2010–2023 Writings
by Michelle Margaret Fajkus

Post Tornado Stress Disorder

Written in


A tornado hit my school when I was eight going on nine.

It was April, 1989. I remember that morning the sky was clear, a perfect blue. Flawless. Not a single cloud. Dad drove me to school on his Yamaha motorcycle. I felt cool riding to school on a motorcycle. I liked wearing the helmet and holding on to my dad, I felt safe.

The most traumatic event I’d witnessed thus far in life was the 1986 space shuttle Challenger explosion, which I quickly forgot about after it happened. I was a buoyant six year old. Nothing could bring me down.

My first clear memory of childhood is of riding in one of those beige colored hard plastic child-seats on the back of my dad’s bicycle. He and Mom were riding down a gravel country road on a leisurely evening in rural north Texas. I remember fixating on the endless rows of corn we were passing. I watched the corn rows with the simplicity and wonder of a toddler.

On that clear Thursday morning in third grade, I waved goodbye to Dad, walked into the school, to my classroom. I was a good student, quiet, studious, a “diligent worker,” as my report card always said.

While we were inside, the environment was changing. The sky darkened with thick clouds. By the time the power went out, it was almost as dark as night outside. Red light from the exit signs in the hallway lent the whole scene an extra eerie tone. The emergency bell rang. We’d done tornado drills before, and even those had made me uneasy. This was the real thing. I recall thinking, “I am going to die,” and not being okay with that whatsoever.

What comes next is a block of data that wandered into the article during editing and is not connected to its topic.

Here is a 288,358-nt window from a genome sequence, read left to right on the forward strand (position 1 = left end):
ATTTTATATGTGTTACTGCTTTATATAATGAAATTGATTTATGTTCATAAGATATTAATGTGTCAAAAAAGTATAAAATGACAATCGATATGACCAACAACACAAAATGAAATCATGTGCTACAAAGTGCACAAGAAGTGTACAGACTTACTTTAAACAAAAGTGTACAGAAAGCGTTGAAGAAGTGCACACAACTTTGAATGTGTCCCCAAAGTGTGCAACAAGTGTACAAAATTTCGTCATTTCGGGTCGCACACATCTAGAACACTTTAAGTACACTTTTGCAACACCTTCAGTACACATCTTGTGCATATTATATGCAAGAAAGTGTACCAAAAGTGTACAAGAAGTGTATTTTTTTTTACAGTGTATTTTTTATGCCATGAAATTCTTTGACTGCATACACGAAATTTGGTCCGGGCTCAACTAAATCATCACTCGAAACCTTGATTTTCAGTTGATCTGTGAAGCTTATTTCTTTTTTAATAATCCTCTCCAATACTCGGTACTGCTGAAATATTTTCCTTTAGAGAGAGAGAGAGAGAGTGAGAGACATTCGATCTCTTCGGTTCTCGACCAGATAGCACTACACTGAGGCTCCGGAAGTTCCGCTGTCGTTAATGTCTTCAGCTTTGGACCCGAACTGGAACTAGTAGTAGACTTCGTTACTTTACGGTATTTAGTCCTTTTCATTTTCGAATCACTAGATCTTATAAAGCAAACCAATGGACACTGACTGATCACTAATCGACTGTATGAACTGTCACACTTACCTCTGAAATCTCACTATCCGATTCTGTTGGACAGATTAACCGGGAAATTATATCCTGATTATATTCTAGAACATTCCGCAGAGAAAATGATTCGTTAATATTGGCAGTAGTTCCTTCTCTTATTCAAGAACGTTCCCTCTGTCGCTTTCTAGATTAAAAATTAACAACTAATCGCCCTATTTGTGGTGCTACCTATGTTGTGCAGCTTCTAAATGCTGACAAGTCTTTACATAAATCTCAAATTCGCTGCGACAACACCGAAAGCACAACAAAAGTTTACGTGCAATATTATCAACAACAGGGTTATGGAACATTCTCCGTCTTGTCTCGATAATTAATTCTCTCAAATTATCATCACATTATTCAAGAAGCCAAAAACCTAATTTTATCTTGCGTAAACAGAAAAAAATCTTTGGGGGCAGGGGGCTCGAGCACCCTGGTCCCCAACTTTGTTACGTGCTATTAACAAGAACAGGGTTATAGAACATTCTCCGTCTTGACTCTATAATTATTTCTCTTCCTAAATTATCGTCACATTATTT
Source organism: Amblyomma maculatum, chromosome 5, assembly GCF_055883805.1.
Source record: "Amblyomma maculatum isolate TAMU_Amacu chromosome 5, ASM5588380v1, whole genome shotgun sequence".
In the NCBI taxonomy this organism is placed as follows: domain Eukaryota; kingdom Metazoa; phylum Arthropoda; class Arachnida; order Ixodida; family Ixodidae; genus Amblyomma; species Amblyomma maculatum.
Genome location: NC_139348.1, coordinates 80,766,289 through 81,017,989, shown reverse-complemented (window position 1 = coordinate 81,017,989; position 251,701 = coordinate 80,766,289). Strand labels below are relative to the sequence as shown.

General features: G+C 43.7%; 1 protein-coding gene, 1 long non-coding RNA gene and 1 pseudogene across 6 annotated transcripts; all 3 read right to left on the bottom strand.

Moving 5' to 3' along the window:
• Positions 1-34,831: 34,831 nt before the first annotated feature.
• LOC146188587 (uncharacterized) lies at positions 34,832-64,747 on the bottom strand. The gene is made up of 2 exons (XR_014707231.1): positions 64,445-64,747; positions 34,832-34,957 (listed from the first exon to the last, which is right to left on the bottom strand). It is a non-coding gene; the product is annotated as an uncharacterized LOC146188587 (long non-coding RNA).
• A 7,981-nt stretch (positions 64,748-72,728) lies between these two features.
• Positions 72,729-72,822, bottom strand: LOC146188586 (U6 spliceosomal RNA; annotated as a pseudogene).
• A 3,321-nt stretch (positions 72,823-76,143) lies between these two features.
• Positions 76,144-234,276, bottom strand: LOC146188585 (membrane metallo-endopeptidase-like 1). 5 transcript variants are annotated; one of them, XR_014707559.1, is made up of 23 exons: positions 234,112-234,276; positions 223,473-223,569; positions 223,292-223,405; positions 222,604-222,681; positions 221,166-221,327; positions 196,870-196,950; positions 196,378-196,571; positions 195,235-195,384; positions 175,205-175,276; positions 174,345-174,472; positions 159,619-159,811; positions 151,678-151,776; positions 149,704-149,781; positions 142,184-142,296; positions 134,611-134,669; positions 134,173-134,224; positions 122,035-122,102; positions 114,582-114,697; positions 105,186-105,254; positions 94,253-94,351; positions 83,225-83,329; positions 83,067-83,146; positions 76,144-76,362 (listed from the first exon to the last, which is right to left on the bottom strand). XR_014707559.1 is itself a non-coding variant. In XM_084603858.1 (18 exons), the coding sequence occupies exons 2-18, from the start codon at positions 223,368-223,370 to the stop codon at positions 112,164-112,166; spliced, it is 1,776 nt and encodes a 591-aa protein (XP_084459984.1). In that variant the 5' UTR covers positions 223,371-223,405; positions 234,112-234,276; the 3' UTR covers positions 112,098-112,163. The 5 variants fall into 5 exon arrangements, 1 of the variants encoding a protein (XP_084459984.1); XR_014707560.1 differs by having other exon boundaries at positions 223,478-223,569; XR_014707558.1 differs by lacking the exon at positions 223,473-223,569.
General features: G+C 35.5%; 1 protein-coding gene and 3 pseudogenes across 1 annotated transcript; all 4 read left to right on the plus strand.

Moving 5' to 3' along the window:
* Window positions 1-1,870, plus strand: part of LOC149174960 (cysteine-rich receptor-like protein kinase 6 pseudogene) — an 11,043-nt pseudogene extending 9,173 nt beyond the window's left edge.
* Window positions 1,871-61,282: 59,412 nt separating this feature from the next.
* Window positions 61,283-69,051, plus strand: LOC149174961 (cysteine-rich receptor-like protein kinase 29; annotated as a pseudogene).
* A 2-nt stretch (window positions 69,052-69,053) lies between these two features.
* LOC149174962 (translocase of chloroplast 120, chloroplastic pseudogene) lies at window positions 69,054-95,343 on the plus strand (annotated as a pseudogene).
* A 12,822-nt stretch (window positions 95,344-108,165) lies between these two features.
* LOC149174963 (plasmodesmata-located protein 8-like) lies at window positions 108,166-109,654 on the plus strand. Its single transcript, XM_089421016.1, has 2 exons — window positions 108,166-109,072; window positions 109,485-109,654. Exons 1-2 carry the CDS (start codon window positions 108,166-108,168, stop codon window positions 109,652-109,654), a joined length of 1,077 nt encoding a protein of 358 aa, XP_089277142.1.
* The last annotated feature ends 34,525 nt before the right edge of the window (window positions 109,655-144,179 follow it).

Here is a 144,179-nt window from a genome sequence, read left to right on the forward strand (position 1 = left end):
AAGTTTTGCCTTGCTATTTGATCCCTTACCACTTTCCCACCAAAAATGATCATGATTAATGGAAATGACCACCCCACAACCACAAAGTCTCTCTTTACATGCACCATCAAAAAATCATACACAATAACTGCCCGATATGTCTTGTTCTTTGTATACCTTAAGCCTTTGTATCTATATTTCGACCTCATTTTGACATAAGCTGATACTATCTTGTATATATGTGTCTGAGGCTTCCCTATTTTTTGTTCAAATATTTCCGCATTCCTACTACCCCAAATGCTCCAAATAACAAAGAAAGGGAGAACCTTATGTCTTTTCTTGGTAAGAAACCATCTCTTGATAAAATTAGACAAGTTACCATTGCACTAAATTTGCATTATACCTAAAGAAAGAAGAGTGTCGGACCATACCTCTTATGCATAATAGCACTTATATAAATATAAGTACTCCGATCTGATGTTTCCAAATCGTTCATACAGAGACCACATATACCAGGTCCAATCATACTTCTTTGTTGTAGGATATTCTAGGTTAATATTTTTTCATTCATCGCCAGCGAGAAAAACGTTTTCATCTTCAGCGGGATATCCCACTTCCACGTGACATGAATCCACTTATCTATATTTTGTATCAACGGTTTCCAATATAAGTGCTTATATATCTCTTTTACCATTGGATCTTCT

Rain pounded, winds howled. It did sound like a train, just like the grown ups had warned us it would. The tornado was descending upon us, but we were not going to be landing softly, or opening the door to any technicolor yellow brick roads. We were all crouched in a stressed out version of child’s pose, kneeling, knees together, heads tucked in front of knees, hands behind necks to protect spinal cords from flying debris. I was not aware of yoga at the time. I was not able to calm down. I was silently hysterical, however long the tornado lasted and I was crouched there, alone yet with hundreds of other people crouched in the hallways at the same time. It tore the roof off the cafeteria.

Then it went away.  The storm passed, as they all do.

But I was scarred. Scared. Absolutely fearful. I felt relieved to be alive, happy when my mom came and picked me up from school that day. But something had changed in me, and I couldn’t help it.

I remember going to Mass the following Sunday and listening, probably for the first time, to what the priest was saying. We will be seated at the right hand of the Father. In heaven. And his life will have no end. Eternal life. Forever and ever amen. I tried to conceptualize this. I thought of the Earth coming to an end, the blank black sky, maybe with some stars but definitely no Earth. And no end. Just nothingness. I fixated on this and had to actually shake my head violently back and forth to distract myself and think happier thoughts.

My solution was to quit going outside. It seemed far safer to stay in the house. I also assured my parents that I would live with them until I was forty. Now I see I was exhibiting signs of post-traumatic stress disorder and separation anxiety. They took me to a counselor who had me draw with Crayola markers. I wonder what I drew. Nothing too alarming, I’m sure. I was not put on meds, thankfully.

I grew out of it within weeks.
I “got over” it many years later through spiritual study and practice. I accepted what I could not accept as a child: Death is a part of life: ultimate detachment. The unknown doesn’t have to be scary.

One response to “Post Tornado Stress Disorder”

  1. […] a short bout with childhood post-traumatic stress disorder […]

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